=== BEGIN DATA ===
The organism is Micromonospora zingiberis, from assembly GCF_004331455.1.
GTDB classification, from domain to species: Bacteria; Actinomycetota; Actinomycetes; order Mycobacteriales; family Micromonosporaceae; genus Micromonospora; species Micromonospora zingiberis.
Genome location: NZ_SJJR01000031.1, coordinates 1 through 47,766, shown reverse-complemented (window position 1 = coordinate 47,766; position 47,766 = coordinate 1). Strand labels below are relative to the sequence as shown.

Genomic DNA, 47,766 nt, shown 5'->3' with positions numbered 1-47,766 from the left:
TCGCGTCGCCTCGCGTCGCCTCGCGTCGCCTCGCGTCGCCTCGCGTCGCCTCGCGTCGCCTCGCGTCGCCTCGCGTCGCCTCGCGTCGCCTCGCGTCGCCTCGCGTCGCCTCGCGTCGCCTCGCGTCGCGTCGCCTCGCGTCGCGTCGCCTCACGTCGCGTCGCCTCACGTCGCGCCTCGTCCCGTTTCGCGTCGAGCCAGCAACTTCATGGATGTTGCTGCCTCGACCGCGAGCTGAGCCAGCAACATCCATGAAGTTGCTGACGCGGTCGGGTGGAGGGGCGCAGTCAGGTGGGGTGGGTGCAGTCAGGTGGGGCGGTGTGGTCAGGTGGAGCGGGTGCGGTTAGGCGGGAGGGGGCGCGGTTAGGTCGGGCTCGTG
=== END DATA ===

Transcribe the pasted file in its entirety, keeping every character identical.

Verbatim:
The organism is Micromonospora zingiberis, from assembly GCF_004331455.1.
GTDB classification, from domain to species: Bacteria; Actinomycetota; Actinomycetes; order Mycobacteriales; family Micromonosporaceae; genus Micromonospora; species Micromonospora zingiberis.
Genome location: NZ_SJJR01000031.1, coordinates 1 through 47,766, shown reverse-complemented (window position 1 = coordinate 47,766; position 47,766 = coordinate 1). Strand labels below are relative to the sequence as shown.

Genomic DNA, 47,766 nt, shown 5'->3' with positions numbered 1-47,766 from the left:
TCGCGTCGCCTCGCGTCGCCTCGCGTCGCCTCGCGTCGCCTCGCGTCGCCTCGCGTCGCCTCGCGTCGCCTCGCGTCGCCTCGCGTCGCCTCGCGTCGCCTCGCGTCGCCTCGCGTCGCCTCGCGTCGCGTCGCCTCGCGTCGCGTCGCCTCACGTCGCGTCGCCTCACGTCGCGCCTCGTCCCGTTTCGCGTCGAGCCAGCAACTTCATGGATGTTGCTGCCTCGACCGCGAGCTGAGCCAGCAACATCCATGAAGTTGCTGACGCGGTCGGGTGGAGGGGCGCAGTCAGGTGGGGTGGGTGCAGTCAGGTGGGGCGGTGTGGTCAGGTGGAGCGGGTGCGGTTAGGCGGGAGGGGGCGCGGTTAGGTCGGGCTCGTG